The Middle East is developing rapidly, and the field of IR in the region is no different. While international observers will be familiar with the progression of Saudi Arabia’s capital markets, underpinned by the excitement around the proposed IPO of Saudi Aramco, not enough has been written about the progressive developments in other jurisdictions in the region.
Over the past decade, various factors have driven a unique transformation of many regional capital markets. Many of the ‘post-oil’ era government plans identify the modernization of their equity capital markets as a key contributor to a prosperous future. Additionally, the promotion of the United Arab Emirates, Qatar, Kuwait and Saudi Arabia to emerging market status has begun to revolutionize the sector.
A decade ago, the majority of international investors favored developed markets, while the minority were dedicated to investments in emerging markets. But change is well under way, with large international institutional investors having discovered the huge potential that had long been hidden in the Middle East.
In tandem with these developments, the IR profession has had to come of age. While the IR function was nearly non-existent in the region 10 years ago, certain regulators and stock exchanges in the area are now in the process of making the IRO role mandatory. The United Arab Emirates was a first mover, and Oman has announced it will follow suit before the end of 2018.
A survey by the Middle East Investor Relations Association (Meira) and recruiting company Hanson Search reveals that IROs in the Middle East exert greater influence and achieve higher engagement at top levels of management than ever before. The growing demand for IR training and certification in the region is testament to the fact that firms have begun to embrace the need for a new approach and acknowledge the strategic aspect of IR – which all goes to show that great strides lie ahead for the function in the Middle East. Three things in particular are imminent:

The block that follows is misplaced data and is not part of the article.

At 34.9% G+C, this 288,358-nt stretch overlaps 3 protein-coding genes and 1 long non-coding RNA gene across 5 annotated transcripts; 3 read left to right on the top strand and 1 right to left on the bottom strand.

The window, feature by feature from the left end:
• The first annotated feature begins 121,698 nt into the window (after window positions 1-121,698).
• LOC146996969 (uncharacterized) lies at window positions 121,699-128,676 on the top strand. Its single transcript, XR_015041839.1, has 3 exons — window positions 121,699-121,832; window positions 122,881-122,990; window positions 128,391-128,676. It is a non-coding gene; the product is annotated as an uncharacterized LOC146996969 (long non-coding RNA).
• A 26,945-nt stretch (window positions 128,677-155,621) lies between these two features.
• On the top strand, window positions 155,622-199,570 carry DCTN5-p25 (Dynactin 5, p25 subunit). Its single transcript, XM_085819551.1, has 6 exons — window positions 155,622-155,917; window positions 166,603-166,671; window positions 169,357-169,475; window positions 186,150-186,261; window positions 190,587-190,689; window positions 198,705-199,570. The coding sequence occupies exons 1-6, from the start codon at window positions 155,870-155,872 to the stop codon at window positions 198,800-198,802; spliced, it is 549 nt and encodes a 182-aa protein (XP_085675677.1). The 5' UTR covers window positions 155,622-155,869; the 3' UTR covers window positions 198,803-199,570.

1. Major changes in mind-set will be needed for issuers to maximize visibility and keep in front of current and potential investors. There is a fight for emerging markets capital and Middle East issuers need to win it; IR can be one of their weapons. Traditionally, many firms restricted their engagement efforts to neighboring countries. Capital markets in the Middle East now recognize the need to open up to the world. The implications for companies are far-reaching: IR strategies will have to be taken to a global level, accompanied by increasing transparency and accountability.
2. There will be increasing demand for IR heads and other team members with an in-depth understanding of the regional dynamics. Ambitious practitioners are widely sought, and investing in local talent and training young professionals is the best way to ensure having the next generation of IR leaders to hand.
3. The professional services industry that specializes in catering to the IR needs of listed firms will accelerate. In the years to come, a proliferation of this industry is likely, seeing overseas branches of international market leaders in their respective fields mushroom, and local or regional boutique firms flourish.
It remains to be seen how deftly listed companies will deal with the shifts in their operating landscape. As companies continue to mature and prosper, the investor relations community has every reason to look to the future with optimism, and encourage the great strides toward best practice.